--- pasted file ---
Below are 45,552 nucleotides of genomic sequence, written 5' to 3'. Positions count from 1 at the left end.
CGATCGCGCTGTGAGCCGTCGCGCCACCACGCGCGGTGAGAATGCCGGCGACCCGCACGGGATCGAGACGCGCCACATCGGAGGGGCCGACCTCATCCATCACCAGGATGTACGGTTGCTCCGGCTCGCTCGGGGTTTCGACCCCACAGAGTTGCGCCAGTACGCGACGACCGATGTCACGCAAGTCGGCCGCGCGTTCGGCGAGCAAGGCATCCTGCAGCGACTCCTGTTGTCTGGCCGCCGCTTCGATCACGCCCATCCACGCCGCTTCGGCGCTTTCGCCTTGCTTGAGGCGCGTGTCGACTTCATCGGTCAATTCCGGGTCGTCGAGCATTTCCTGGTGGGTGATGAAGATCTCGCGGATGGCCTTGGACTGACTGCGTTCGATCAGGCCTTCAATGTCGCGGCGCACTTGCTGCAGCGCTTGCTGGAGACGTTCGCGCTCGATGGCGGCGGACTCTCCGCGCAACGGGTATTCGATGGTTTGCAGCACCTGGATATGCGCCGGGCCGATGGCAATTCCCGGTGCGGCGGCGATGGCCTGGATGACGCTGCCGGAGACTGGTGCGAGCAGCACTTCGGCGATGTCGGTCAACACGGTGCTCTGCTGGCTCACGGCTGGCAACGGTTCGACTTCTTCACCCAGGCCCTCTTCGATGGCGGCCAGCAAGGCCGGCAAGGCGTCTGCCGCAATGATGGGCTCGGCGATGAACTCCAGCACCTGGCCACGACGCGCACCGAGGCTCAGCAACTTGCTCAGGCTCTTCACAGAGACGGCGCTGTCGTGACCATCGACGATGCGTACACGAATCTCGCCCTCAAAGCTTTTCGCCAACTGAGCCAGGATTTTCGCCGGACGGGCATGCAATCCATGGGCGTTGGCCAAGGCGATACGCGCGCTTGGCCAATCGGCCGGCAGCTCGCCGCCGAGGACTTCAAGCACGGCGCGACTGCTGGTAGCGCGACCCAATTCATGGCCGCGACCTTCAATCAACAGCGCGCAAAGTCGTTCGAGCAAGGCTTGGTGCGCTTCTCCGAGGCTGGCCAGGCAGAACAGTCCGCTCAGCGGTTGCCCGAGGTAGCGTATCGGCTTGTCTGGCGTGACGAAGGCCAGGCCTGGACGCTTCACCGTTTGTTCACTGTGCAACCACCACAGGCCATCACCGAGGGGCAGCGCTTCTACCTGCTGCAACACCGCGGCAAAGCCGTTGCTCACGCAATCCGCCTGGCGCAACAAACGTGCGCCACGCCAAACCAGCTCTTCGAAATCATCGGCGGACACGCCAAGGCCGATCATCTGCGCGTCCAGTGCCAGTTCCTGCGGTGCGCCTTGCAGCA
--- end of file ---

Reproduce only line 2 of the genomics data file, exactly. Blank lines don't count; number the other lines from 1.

CGATCGCGCTGTGAGCCGTCGCGCCACCACGCGCGGTGAGAATGCCGGCGACCCGCACGGGATCGAGACGCGCCACATCGGAGGGGCCGACCTCATCCATCACCAGGATGTACGGTTGCTCCGGCTCGCTCGGGGTTTCGACCCCACAGAGTTGCGCCAGTACGCGACGACCGATGTCACGCAAGTCGGCCGCGCGTTCGGCGAGCAAGGCATCCTGCAGCGACTCCTGTTGTCTGGCCGCCGCTTCGATCACGCCCATCCACGCCGCTTCGGCGCTTTCGCCTTGCTTGAGGCGCGTGTCGACTTCATCGGTCAATTCCGGGTCGTCGAGCATTTCCTGGTGGGTGATGAAGATCTCGCGGATGGCCTTGGACTGACTGCGTTCGATCAGGCCTTCAATGTCGCGGCGCACTTGCTGCAGCGCTTGCTGGAGACGTTCGCGCTCGATGGCGGCGGACTCTCCGCGCAACGGGTATTCGATGGTTTGCAGCACCTGGATATGCGCCGGGCCGATGGCAATTCCCGGTGCGGCGGCGATGGCCTGGATGACGCTGCCGGAGACTGGTGCGAGCAGCACTTCGGCGATGTCGGTCAACACGGTGCTCTGCTGGCTCACGGCTGGCAACGGTTCGACTTCTTCACCCAGGCCCTCTTCGATGGCGGCCAGCAAGGCCGGCAAGGCGTCTGCCGCAATGATGGGCTCGGCGATGAACTCCAGCACCTGGCCACGACGCGCACCGAGGCTCAGCAACTTGCTCAGGCTCTTCACAGAGACGGCGCTGTCGTGACCATCGACGATGCGTACACGAATCTCGCCCTCAAAGCTTTTCGCCAACTGAGCCAGGATTTTCGCCGGACGGGCATGCAATCCATGGGCGTTGGCCAAGGCGATACGCGCGCTTGGCCAATCGGCCGGCAGCTCGCCGCCGAGGACTTCAAGCACGGCGCGACTGCTGGTAGCGCGACCCAATTCATGGCCGCGACCTTCAATCAACAGCGCGCAAAGTCGTTCGAGCAAGGCTTGGTGCGCTTCTCCGAGGCTGGCCAGGCAGAACAGTCCGCTCAGCGGTTGCCCGAGGTAGCGTATCGGCTTGTCTGGCGTGACGAAGGCCAGGCCTGGACGCTTCACCGTTTGTTCACTGTGCAACCACCACAGGCCATCACCGAGGGGCAGCGCTTCTACCTGCTGCAACACCGCGGCAAAGCCGTTGCTCACGCAATCCGCCTGGCGCAACAAACGTGCGCCACGCCAAACCAGCTCTTCGAAATCATCGGCGGACACGCCAAGGCCGATCATCTGCGCGTCCAGTGCCAGTTCCTGCGGTGCGCCTTGCAGCA